The Council calculates that this currently costs £1.34m per year. It says that with increased demand, the second-carer waiver, if not closed to new clients, would make the subsidy unsustainable in the future.
Proposal two is considering 100% of an individual’s disposable income in their financial assessment. At present, the Council considers 95% of a person’s disposable income in their financial assessment.
The Council cites neighbouring authorities, including Portsmouth, Southampton and West Sussex that already take into account 100% of a person’s disposable income in the financial assessment. It proposes that this change, if agreed, will affect around 4,000 clients who would pay on average £2.22 extra per week towards their care. It’s calculated to raise additional income of around £420,000 per year.
Proposal three relates to charging clients that are in Council-run care homes and care homes with nursing if they are away from the home. This would bring policy in-line with the independent sector, which charges clients whilst they are in hospital or away from the home. The council says that this has the potential to affect 891 people who live in council-run homes. It is estimated that it could save around £160,000 per year.
The fourth proposal focuses on rental income in Deferred Payment financial assessments. At present, during a financial assessment, the Council only takes into account someone’s rental income from their property that is subject to a Deferred Payment Agreement if the individual requests it. The Care Act allowed councils to take rental income into account when assessing a client’s contribution towards their care costs. The consultation document says that on average, other authorities take into account 80% to 90% of rental income in the financial assessment. Hampshire County Council proposes to introduce this for new clients. It states that in 2015/16, it arranged three to four new Deferred Payment Agreements per month, so the change would not affect large numbers of people. It would also mean that the debt and interest charges people had to pay when their property was eventually sold would be lower.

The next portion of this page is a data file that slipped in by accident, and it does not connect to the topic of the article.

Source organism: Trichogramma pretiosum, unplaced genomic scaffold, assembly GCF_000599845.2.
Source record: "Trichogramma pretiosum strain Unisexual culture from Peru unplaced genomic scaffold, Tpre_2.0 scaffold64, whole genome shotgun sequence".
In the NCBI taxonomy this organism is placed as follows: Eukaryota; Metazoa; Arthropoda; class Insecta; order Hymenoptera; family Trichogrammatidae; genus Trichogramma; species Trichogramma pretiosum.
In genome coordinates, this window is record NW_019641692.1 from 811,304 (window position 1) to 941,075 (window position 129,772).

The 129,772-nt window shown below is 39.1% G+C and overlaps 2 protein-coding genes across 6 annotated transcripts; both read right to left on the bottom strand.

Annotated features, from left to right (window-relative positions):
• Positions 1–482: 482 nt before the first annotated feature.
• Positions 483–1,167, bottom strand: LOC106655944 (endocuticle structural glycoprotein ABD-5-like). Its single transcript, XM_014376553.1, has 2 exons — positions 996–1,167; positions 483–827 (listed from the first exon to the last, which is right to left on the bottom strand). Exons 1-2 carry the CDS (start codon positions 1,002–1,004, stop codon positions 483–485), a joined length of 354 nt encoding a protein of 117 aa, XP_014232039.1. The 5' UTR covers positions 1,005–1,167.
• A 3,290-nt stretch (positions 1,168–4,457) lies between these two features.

The consultation opened in June and closes on 26th August, with a decision due in October 2016. The Council encouraged views from clients, their families, residents and other stakeholders to inform its decision-making process.
Over to the experts…
Hampshire County Council is consulting on a number of changes to its policies, many of which are already in place in other areas or in the independent sector. Is this the future for local authorities to help meet their budget shortfalls? Are these proposals the most ideal for Hampshire? What other savings can be or are being made by authorities across the country?